# What would a black hole merger look like?

Ship 1 is out side the black hole. Ship 2 is nearing a black hole. To ship 1 it would appear that ship 2 would be moving slower to the point it would seem like ship 2 stopped moving the closer to the black hole ship 2 gets.

I imagine that 2 naked black hole(an infinity dense point with out a surrounding black hole) merging would look like a blur from the speed of them, but and because of the time dilatation is this gif picture below a good rendering of how the merger would appear to ship 1? Then how fast does a black hole move when merging??

• What is a "naked black hole" ? What makes you think anyone can tell you what a black hole merger actually looks like ? We've never seen a black hole close enough to show a disc (luckily). Feb 17, 2018 at 23:51

I'm pretty far from an expert, but there are a lot of moving parts to this question and it's not easily answered, partially because we don't have a good definition of precisely what a black hole is. Special relativity tells us that it's a point singularity surrounded by an event horizon from which noting can escape. Quantum physics tells us that we don't know what it is, but hawking radiation can escape the event horizon and information is conserved on the outside . . . er, I think. A recent gravity wave discovery (see special relativity), indicates that they lose a pretty fair portion of mass when they merge.

To ship 1 it would appear that ship 2 would be moving slower to the point it would seem like ship 2 stopped moving the closer to the black hole ship 2 gets.

This is the common explanation, but I'd like to add some detail to it. This only works if the ship falls direct into the black hole with zero tangential velocity.

If we imagine a ship that's both reflecting visible light and radiating infrared light as it falls into a black hole, it speeds up very fast as it falls into the black hole, until the time dilation takes over and it appears to slow down, at which point it's very close to the black hole. It's velocity is a significant fraction of the speed of light - somebody else can do the math if they like, but If memory from another question is correct, about 1/3rd the speed of light when the slowing down takes over - to the observer. To the ship it continues to accelerate.

The ship continues to red-shift however, because the light that escapes the ship is red shifted both by the SHIP's increasing velocity combined with the gravitational red shift, so as a visual, you'd lose sight of the ship pretty quickly.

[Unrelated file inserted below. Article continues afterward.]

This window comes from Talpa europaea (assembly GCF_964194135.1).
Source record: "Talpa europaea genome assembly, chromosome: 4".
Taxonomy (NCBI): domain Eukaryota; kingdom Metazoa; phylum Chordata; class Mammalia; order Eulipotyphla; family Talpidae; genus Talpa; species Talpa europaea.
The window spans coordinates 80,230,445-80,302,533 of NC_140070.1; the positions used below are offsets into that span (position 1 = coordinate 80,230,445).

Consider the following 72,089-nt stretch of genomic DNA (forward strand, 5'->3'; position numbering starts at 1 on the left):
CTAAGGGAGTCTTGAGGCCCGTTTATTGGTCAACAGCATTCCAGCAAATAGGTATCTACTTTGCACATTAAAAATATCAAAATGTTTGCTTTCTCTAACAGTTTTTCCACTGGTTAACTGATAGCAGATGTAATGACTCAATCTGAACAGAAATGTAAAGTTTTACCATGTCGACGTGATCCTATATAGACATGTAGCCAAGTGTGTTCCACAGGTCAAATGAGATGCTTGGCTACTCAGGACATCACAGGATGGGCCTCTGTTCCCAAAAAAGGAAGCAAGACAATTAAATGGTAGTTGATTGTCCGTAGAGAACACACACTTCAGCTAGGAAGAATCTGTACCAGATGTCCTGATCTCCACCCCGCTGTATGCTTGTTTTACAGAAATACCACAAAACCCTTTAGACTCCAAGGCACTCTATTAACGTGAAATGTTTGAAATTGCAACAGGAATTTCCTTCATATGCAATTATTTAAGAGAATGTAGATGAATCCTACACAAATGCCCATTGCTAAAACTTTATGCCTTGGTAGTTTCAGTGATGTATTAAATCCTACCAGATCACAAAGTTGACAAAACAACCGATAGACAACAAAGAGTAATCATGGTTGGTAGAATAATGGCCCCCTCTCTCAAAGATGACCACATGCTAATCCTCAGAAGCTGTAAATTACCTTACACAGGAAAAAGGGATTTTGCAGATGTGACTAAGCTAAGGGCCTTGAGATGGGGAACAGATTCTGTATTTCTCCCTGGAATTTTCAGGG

Something else happens because of a quirk with relativistic gravity. An object reflects and emits light in all directions, but as it gets close enough to the black hole, the only light that can escape is almost entirely perpendicular. Light can only escape the photonsphere of a black hole if it's close to perpendicular, and maybe my wording could use improvement there. This question has a very nice answer on orbital velocity around a black hole. Tangential light gets considerably bent or trapped entirely. What this means is you pretty quickly will lose sight of anything that isn't directly perpendicular between the ship, the center of the black hole and where you are viewing from. To actually continue to see the ship you'd need numerous cameras spread around the black hole and the view would need to be reconstructed.

And even if not for the photonsphere, the fact that parts of the ship would be closer to the event horizon than other parts, and that light would travel from the ship to your eyes at slightly different directions, you'd likely see some distortion, similar to the high velocity simulations you might have seen on relativity tv shows, or this website gives some examples, or when Randy Johnson throws a baseball.

And lets not forget, any object would likely break apart or spaghettify due to tidal forces, unless you had a really big black hole where spagetification wouldn't be an issue and the warping would be less but the photonsphere would still be a problem.